Commentary: Calling out Cluley’s flaws
Written by Nick Cipolla|
September 26, 2016
Thirty-three games played. 31 touchdowns. 22 interceptions. As of today, those are the career collegiate statistics for senior quarterback Steve Cluley.
For every 1.4 touchdowns scored, Cluley throws an interception. If he were a young quarterback on an unranked team, this would be a red flag. But, since Cluley is a three-year starter leading the No. 8 team in the Football Championship Subdivision, it’s something much more significant.
Through four games in 2016, Cluley has thrown seven interceptions. Three occurred during Saturday’s Colonial Athletic Association opener against Elon, while two occurred in the home opener the week prior against Norfolk State.
Last season, Cluley had only one interception through the opening nine games, a pick-6 against nationally-ranked James Madison. However, in the final three games of the season, he threw eight of his 10 interceptions for the season. Cluley’s turnovers in two of those games — both against archrival Richmond — stagnated the offensive production to a grinding halt that ultimately cost the College an outright CAA crown and sent the team home in the second round of the NCAA Playoffs.
The third game, a shootout with Duquesne in the first round of the playoffs, saw two interceptions, but the Tribe picked off the Dukes’ quarterback twice as well to keep momentum going. I’m still not sure what happened to the guy who went through nine games with only one interception at the end of last season, but the version of Cluley who replaced him is still hanging around in 2016.
In terms of scoring offense, the College currently averages 20.8 points per game compared to 2015’s 30.9 average, a decline of 10.1, the equivalent of a touchdown and a field goal.
After the Sept. 17 game against Norfolk State, Cluley took responsibility for the two picks, claiming he misread the situation or the route in both cases and that he would have to get better. So far, there hasn’t been any such progress. Elon may be a tougher team than NSU, but Cluley was 2-0 against them in previous meetings. The Phoenix appeared a bit stronger on special teams than in the past, blocking a kick and capitalizing on a bobbled snap on a punt attempt, but its defense didn’t appear anything exceptional compared to the last two years.
So what is the problem plaguing the Tribe offense? The picks are a problem, but I’m not sure if the cause is Cluley himself or if he’s a symptom of a larger problem on offense.
In terms of scoring offense, the College currently averages 20.8 points per game compared to 2015’s 30.9 average, a decline of 10.1, the equivalent of a touchdown and a field goal. The tight ends are the same while just one receiver, Christian Reeves ’16, and one rusher, Mikal Abdul-Saboor ’16, were lost to graduation. Some of the offensive line has shifted as well after the graduation of former center Andrew Jones ’16. In other words, not much of the offensive starting roster has changed, and in fact, running backs junior Jonathan Dunn and redshirt-freshman Albert Funderburke have been standouts in the rushing game so far. Yet the team is 2-2 with poor offensive statistics.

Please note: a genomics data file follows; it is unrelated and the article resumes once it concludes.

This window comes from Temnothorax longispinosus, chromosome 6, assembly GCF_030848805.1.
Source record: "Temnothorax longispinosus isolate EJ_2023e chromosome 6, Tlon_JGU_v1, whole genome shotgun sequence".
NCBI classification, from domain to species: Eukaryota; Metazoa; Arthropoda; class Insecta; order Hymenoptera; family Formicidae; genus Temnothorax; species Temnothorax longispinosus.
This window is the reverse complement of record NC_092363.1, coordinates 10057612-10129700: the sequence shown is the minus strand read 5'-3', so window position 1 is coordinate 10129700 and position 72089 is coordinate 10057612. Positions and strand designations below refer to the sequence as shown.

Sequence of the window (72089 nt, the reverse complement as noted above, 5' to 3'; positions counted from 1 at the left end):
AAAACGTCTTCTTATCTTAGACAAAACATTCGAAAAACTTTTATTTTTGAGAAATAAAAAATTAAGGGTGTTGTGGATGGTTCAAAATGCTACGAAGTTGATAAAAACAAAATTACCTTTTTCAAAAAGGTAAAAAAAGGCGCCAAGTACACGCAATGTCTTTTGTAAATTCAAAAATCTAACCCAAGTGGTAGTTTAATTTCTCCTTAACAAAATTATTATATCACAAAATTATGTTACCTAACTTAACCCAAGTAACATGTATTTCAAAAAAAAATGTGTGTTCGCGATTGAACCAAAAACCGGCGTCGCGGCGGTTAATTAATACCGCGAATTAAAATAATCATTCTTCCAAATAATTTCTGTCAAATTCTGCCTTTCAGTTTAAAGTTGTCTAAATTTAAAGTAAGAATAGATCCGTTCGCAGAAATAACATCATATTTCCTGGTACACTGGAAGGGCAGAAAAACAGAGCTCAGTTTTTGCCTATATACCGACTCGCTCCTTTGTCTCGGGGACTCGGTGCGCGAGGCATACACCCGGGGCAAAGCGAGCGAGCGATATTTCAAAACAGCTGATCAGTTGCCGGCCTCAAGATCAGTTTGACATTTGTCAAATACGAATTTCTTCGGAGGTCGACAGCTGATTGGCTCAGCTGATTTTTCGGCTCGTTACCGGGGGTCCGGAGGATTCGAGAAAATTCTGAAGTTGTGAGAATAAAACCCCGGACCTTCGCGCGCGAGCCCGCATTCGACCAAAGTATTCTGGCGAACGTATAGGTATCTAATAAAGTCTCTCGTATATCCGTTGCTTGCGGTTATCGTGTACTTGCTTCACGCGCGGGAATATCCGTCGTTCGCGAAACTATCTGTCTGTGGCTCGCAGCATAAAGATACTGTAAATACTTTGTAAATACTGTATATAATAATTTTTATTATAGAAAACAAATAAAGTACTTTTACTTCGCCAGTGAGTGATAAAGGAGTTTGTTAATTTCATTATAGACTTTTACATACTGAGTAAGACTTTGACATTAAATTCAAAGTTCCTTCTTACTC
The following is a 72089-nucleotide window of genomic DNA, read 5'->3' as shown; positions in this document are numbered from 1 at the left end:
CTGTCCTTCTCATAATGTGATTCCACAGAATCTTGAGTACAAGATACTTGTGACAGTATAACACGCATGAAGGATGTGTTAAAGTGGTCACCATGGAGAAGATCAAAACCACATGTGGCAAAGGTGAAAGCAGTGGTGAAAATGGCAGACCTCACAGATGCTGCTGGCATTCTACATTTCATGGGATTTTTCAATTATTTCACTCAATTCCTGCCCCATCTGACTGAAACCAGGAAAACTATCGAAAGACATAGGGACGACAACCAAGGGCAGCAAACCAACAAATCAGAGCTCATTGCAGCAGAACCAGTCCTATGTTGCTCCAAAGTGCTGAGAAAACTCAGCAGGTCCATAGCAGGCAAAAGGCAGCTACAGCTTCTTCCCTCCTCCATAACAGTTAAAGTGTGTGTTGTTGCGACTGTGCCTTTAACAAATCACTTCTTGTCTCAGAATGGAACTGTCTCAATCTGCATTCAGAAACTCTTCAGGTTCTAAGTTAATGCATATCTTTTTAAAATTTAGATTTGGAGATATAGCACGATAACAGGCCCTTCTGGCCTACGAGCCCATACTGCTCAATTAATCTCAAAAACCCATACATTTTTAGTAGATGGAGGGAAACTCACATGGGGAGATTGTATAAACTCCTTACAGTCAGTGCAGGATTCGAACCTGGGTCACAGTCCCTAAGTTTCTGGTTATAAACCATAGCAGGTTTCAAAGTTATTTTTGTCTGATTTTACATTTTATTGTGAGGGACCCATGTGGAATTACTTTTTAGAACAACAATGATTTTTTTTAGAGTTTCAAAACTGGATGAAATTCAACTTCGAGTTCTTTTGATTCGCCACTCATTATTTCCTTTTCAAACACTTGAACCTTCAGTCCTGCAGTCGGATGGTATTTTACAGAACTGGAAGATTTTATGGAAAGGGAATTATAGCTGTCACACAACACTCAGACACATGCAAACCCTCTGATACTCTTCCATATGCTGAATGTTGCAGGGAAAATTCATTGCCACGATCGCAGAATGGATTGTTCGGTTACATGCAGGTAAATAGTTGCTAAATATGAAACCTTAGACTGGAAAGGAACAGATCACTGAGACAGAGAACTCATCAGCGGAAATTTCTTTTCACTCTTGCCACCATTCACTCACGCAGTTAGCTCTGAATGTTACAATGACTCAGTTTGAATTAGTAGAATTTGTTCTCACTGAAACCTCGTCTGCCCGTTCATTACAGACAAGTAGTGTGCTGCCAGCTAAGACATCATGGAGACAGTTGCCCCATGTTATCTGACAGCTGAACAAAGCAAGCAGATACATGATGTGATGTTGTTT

Head coach Jimmye Laycock ’70 said he thinks the offense was out of sync during Saturday’s game, which seems to be an accurate claim for every game except the NSU game, in which the passing game was out of sync but the rushing game was fantastic. Funderburke and Dunn accounted for five touchdowns on the ground to mask the problems in the passing game. In the Elon game, neither broke free on any big plays, nor did senior tailback Kendell Anderson, who reentered the lineup after sitting out with an ankle injury.
For now I can say that I, as a person who has always held an optimistic opinion of Cluley since I started watching Tribe football in 2013, am now a pessimist when it comes to having him at the helm.
The Tribe is first and foremost a rush-first team that has been a strong opponent in the CAA with its lethal combination in the backfield, usually switching between two running back options to move the chains and score. However, when that gets shut down by a defense, the passing game needs to be there as well. Going back to Cluley, I could excuse two picks against NSU and even the picks against Richmond in 2015, but the interceptions against Elon were definitely a sign that something is lacking in the offense this year.
Whether or not the fault rests with Cluley or the offensive schemes remains to be seen, but a question remains: Will the offense as a whole be able to step up and make another run at the CAA title, or will it be steamrolled by opponents like in Saturday’s 27-10 loss? At this point, my guess is we’ll be watching the Tribe stumble to another 4-4 conference slate and a narrow miss on the playoffs, though the two months between now and the selection show will hopefully prove me wrong. Cluley says he knows he has to get better, and with the offense that still seems to be in a “finding itself” phase through the first third of the season, it rests nearly entirely on him as the senior leader to turn the season around.
There’s a strong possibility that history will repeat itself and Cluley will continue throwing interceptions on key, must-score drives. We have to wait for more Saturdays to find that out, but for now I can say that I, as a person who has always held an optimistic opinion of Cluley since I started watching Tribe football in 2013, am now a pessimist when it comes to having him at the helm.